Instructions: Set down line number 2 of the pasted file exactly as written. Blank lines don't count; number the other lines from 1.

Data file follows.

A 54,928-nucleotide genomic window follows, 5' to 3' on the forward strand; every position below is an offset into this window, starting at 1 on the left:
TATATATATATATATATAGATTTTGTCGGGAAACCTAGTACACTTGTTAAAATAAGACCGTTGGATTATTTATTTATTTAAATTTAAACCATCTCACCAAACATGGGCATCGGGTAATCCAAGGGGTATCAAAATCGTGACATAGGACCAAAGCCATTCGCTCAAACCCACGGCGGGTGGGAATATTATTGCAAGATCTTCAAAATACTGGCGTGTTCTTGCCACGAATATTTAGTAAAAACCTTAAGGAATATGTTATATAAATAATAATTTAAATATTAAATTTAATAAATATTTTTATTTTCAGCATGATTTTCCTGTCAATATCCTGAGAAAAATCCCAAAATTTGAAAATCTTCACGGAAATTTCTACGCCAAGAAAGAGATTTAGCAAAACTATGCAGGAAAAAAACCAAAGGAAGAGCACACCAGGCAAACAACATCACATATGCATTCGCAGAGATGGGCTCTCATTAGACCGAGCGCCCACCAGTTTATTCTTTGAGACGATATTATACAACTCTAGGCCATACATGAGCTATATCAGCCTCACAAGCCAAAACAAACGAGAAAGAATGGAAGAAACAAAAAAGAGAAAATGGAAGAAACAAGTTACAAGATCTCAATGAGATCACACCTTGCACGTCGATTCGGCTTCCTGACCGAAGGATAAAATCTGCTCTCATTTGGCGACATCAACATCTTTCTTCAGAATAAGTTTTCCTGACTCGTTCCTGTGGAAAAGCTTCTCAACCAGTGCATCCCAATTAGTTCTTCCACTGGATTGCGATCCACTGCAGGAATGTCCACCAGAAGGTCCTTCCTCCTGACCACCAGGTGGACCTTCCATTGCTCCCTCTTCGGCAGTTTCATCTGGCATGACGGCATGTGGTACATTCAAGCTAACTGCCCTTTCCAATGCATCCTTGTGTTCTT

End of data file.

TATATATATATATATATAGATTTTGTCGGGAAACCTAGTACACTTGTTAAAATAAGACCGTTGGATTATTTATTTATTTAAATTTAAACCATCTCACCAAACATGGGCATCGGGTAATCCAAGGGGTATCAAAATCGTGACATAGGACCAAAGCCATTCGCTCAAACCCACGGCGGGTGGGAATATTATTGCAAGATCTTCAAAATACTGGCGTGTTCTTGCCACGAATATTTAGTAAAAACCTTAAGGAATATGTTATATAAATAATAATTTAAATATTAAATTTAATAAATATTTTTATTTTCAGCATGATTTTCCTGTCAATATCCTGAGAAAAATCCCAAAATTTGAAAATCTTCACGGAAATTTCTACGCCAAGAAAGAGATTTAGCAAAACTATGCAGGAAAAAAACCAAAGGAAGAGCACACCAGGCAAACAACATCACATATGCATTCGCAGAGATGGGCTCTCATTAGACCGAGCGCCCACCAGTTTATTCTTTGAGACGATATTATACAACTCTAGGCCATACATGAGCTATATCAGCCTCACAAGCCAAAACAAACGAGAAAGAATGGAAGAAACAAAAAAGAGAAAATGGAAGAAACAAGTTACAAGATCTCAATGAGATCACACCTTGCACGTCGATTCGGCTTCCTGACCGAAGGATAAAATCTGCTCTCATTTGGCGACATCAACATCTTTCTTCAGAATAAGTTTTCCTGACTCGTTCCTGTGGAAAAGCTTCTCAACCAGTGCATCCCAATTAGTTCTTCCACTGGATTGCGATCCACTGCAGGAATGTCCACCAGAAGGTCCTTCCTCCTGACCACCAGGTGGACCTTCCATTGCTCCCTCTTCGGCAGTTTCATCTGGCATGACGGCATGTGGTACATTCAAGCTAACTGCCCTTTCCAATGCATCCTTGTGTTCTT